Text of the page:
Program and Community Agreements

Covenants are crucial elements of program design. They should explain the responsibilities of faculty and students in your program, attendance policy and address the acceptance (or non-acceptance) of late assignments. Most refer to the social contract, or cite parts of it in order to reinforce the notion of civil discourse and behavior:

We are required by the CBA (6.2.2) to give students a covenant in our programs, but it is also a good practice so that everyone understands the ground rules.

Here we have several types of covenants which may help you:

  • This “constitution” was used in a program focused on the law. The faculty—Sarah Ryan and Arlene Sandifer—gave students an outline with the headings, divided the students into groups, and the students wrote the text. They projected the draft on a screen and then voted on it. Sarah copied the last page of each student’s constitution (which contained the student’s signature and goals) and returned the document to them. Immigration: History, Law, Controversy – Class Constitution (or covenant) (.doc)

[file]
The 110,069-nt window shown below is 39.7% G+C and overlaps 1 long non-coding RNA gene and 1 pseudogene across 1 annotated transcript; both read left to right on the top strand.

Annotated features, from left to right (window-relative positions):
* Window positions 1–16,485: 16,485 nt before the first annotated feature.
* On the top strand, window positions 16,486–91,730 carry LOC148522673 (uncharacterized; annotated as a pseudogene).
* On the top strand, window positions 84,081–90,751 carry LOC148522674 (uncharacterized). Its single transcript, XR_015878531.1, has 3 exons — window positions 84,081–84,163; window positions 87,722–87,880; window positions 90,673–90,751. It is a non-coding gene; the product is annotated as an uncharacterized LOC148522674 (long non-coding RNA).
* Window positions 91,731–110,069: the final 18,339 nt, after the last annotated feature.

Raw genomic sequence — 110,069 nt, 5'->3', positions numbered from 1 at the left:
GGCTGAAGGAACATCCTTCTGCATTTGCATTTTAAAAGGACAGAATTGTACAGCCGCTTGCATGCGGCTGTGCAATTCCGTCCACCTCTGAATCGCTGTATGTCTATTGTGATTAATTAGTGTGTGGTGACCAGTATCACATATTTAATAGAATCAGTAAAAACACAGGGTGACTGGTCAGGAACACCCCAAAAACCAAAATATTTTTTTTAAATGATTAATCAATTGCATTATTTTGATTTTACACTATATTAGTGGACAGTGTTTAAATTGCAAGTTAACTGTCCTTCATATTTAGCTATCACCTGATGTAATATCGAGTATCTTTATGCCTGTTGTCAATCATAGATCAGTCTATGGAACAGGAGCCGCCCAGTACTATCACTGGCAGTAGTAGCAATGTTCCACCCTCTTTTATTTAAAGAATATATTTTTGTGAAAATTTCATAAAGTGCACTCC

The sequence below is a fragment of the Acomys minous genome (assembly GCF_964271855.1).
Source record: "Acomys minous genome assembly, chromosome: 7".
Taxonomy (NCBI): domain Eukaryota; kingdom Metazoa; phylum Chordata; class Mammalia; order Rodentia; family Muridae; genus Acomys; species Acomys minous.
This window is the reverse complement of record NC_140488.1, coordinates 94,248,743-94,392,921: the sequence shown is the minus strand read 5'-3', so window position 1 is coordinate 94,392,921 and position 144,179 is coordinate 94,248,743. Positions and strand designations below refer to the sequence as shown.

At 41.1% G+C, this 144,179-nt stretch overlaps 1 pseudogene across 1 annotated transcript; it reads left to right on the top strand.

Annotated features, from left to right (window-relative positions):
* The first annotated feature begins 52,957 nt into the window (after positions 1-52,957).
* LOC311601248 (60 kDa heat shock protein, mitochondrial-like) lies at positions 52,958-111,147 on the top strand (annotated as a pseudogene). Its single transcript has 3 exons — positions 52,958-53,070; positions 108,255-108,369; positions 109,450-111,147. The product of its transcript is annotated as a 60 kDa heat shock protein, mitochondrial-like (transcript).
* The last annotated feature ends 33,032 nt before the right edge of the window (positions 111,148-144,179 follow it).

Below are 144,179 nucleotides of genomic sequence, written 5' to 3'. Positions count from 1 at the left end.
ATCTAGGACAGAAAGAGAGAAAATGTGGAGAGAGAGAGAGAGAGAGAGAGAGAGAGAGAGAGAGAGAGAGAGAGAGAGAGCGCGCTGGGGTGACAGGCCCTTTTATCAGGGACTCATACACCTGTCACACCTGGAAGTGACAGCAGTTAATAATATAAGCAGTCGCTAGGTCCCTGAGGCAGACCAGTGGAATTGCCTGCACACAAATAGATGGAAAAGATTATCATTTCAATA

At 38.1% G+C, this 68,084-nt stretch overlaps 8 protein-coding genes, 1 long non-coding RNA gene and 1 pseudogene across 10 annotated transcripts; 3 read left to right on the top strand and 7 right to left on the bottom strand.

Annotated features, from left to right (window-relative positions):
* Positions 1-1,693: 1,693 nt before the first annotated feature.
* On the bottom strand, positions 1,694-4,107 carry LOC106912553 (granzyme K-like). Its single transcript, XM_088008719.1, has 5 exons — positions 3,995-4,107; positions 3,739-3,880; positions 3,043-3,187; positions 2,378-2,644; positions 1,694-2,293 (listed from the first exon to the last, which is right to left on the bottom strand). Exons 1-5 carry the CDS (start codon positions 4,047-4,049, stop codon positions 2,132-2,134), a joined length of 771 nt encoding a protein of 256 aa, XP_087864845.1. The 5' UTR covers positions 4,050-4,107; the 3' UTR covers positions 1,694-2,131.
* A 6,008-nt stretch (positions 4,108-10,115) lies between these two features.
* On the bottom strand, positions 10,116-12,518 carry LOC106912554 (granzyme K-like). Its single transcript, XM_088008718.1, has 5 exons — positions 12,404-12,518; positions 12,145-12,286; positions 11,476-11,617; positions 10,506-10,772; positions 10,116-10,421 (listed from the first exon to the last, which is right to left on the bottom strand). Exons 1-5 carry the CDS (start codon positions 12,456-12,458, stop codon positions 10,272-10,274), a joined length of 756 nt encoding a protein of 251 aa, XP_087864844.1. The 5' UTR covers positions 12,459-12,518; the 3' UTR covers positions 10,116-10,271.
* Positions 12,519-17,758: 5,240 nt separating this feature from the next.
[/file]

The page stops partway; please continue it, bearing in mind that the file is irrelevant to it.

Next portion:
• This covenant from Nancy Murray, Thad Curtz, and Chuck Pailthorp includes an explanation of lab notebooks, projects, and other activities that students will be doing as well as some rules from John Cage. Perception (.doc)
  • This covenant from Nancy Murray is a numbered list of responsibilities and guidelines and includes a quote from Miguel Ruiz: Human Health and Development (.doc)
  • This covenant by Mark Hurst in a half-time program includes faculty responsibilities: Positive Psychology (.doc)
  • This covenant by Toska Olson and Susan Fiksdal is brief and does not ask for a signature. Instead, students are advised that if they continue in the program, they have agreed to abide by it: Gender Performances (.doc)